Hands

Union

to eek out the words, “I need air!” and the other 11 say, “Yeah, we all need air.” The true emphasis in saying “Black Lives Matter” is on the word Matter. Think of it in short form as “Black Lives Matter Too!” Or “Hey, have we in America forgotten that black lives do matter?”

As necessary as this conversation is, and I would submit that it is crucial, we must also never forget who we truly are. Dr. Jeff McSwain wrote our Generations Ministries Summer Camp curriculum this year and on the T-shirts that were given to the campers is the axiom, “You don’t know who you are until you know whose you are.” You see I am not a Southerner, I am not white, I am not a male, I am not a son, father, husband, or pastor- not in the first instance. In the first instance I am a child of the Father.

I am trying to understand, I am not trying to judge, I am trying to love, I am not trying to exclude, I am trying to empathize, I am not trying to pigeon-hole others into some collective which I can dismiss. We are individuals with personhood and distinction… yes we are all in union with the Father, Son, and Spirit, but we never lose our personhood and distinction. Evil tries to label us and press us into collectivism… it is a trap, it divides, and leads to hatred and fear.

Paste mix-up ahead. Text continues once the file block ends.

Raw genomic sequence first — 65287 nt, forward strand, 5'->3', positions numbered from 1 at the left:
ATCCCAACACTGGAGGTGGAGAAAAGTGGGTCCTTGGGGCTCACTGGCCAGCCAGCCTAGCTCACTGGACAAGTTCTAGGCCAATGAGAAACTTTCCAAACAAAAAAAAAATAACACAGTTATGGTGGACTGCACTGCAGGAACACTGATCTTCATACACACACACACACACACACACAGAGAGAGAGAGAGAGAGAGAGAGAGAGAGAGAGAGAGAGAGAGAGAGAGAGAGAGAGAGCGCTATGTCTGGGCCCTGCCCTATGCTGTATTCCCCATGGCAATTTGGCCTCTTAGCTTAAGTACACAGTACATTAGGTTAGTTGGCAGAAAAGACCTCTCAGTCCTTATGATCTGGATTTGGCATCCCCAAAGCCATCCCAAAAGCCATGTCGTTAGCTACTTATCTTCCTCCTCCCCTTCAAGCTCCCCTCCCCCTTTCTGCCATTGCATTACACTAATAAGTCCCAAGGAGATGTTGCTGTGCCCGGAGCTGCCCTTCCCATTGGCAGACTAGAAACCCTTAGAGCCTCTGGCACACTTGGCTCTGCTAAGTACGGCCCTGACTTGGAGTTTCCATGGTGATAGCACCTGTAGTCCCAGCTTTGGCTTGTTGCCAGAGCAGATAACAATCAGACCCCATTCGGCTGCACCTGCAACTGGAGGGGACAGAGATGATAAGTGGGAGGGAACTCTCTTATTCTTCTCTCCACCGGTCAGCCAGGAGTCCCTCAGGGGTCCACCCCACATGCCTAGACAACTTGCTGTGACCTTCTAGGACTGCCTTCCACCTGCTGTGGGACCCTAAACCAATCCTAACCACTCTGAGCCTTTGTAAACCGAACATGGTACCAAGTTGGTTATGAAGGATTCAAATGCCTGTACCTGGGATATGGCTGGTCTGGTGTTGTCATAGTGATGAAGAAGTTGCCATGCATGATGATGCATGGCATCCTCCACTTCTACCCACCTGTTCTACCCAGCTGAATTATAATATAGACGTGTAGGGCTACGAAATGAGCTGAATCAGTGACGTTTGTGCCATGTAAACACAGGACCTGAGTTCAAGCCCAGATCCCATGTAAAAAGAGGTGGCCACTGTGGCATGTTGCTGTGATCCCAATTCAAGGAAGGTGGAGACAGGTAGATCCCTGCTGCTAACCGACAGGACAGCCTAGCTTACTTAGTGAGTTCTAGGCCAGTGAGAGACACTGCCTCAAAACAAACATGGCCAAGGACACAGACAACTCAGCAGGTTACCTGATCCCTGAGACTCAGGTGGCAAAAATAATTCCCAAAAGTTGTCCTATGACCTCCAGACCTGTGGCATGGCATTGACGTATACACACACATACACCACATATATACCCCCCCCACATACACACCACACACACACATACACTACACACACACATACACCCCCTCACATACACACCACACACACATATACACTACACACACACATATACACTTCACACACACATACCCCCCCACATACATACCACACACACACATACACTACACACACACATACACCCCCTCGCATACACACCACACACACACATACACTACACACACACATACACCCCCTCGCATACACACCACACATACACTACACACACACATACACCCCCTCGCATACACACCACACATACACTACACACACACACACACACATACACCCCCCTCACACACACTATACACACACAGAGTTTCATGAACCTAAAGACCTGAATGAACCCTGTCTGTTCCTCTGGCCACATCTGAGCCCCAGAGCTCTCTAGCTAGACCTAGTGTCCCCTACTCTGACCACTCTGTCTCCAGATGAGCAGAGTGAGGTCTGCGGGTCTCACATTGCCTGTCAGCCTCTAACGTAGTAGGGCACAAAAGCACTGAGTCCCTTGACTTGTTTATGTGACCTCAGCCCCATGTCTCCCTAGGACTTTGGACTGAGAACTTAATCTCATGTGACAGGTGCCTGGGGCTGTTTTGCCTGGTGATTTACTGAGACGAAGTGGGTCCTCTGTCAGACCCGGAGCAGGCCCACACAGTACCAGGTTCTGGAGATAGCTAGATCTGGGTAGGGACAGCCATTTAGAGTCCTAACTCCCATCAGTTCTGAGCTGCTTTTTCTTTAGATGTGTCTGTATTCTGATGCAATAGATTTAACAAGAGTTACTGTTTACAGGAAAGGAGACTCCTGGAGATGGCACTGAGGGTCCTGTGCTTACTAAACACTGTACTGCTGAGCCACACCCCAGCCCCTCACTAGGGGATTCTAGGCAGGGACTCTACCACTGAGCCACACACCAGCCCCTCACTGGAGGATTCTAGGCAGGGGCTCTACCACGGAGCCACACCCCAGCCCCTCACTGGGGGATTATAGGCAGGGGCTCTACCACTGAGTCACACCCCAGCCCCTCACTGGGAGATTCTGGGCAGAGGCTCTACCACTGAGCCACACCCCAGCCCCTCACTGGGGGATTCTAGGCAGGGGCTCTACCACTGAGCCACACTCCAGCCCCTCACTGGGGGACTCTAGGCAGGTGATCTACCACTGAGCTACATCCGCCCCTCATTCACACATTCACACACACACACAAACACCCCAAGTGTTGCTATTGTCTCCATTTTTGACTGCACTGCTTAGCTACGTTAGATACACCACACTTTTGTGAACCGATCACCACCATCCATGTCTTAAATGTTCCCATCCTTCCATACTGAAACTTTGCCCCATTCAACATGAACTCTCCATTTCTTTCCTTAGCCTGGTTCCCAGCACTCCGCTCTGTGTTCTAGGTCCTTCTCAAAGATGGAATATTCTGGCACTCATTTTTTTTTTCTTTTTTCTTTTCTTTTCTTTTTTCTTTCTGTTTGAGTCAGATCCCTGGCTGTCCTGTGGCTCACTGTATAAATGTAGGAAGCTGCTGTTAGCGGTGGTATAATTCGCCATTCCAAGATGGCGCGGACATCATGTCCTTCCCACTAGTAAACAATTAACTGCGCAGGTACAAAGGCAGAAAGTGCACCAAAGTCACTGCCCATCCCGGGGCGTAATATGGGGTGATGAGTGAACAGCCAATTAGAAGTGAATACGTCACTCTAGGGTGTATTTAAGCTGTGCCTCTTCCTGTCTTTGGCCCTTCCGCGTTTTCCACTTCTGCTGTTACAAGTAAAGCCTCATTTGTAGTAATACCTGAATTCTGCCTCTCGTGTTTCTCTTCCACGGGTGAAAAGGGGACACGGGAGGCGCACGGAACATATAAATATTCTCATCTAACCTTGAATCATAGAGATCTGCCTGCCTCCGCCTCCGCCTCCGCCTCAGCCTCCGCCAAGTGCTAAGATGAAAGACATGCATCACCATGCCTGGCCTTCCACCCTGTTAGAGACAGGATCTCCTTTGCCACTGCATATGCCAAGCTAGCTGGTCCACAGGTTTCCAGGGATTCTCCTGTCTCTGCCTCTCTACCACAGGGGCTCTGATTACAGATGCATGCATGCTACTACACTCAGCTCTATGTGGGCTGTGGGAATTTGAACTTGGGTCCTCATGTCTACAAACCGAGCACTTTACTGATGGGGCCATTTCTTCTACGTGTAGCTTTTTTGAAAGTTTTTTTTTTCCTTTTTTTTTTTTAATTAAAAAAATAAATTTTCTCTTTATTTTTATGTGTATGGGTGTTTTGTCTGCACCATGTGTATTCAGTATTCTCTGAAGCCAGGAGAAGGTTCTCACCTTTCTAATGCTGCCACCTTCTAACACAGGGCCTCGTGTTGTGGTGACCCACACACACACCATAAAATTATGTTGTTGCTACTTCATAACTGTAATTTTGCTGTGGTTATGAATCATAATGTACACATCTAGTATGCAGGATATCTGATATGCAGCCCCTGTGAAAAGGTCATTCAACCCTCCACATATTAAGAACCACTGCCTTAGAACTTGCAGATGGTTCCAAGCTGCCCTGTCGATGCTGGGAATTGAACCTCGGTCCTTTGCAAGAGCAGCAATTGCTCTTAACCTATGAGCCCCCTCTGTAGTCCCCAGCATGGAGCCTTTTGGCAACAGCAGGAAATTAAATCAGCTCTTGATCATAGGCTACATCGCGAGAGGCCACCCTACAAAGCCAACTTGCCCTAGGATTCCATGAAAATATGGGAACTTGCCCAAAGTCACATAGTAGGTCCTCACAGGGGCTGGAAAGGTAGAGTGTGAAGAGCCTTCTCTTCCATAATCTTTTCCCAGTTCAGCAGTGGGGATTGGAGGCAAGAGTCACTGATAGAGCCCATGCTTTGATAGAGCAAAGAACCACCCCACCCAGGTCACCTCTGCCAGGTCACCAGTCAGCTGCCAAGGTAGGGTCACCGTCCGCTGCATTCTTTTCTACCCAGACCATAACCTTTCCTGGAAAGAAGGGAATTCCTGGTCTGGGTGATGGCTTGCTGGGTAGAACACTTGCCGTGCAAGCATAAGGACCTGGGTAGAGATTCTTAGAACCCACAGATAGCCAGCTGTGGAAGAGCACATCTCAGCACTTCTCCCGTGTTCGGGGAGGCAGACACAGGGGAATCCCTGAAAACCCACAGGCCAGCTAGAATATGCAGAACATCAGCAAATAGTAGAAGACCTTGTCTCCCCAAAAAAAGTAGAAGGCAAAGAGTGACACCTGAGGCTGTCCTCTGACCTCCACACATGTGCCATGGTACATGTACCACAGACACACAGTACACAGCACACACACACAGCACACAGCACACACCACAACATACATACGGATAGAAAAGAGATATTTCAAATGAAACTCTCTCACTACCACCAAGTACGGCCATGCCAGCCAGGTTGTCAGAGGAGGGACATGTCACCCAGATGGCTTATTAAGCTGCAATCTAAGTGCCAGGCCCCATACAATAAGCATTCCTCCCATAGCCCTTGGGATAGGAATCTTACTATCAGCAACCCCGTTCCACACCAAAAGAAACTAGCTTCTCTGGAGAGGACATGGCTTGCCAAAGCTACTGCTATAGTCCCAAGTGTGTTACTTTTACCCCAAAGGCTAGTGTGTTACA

Imagine a world where we all knew that we belonged to the Father, Son, and Spirit and that we are indeed all brothers and sisters because of the finished work of Jesus… what would that look like? Would we mistreat others so readily if we saw them as they truly are… fellow children of the Father?… I think not… I hope not. In Jesus all of humanity is in union with the Triune God of Love! Therefor, it follows that we are all in union with one another. Let us then love fully as the distinct persons in Christ that we are.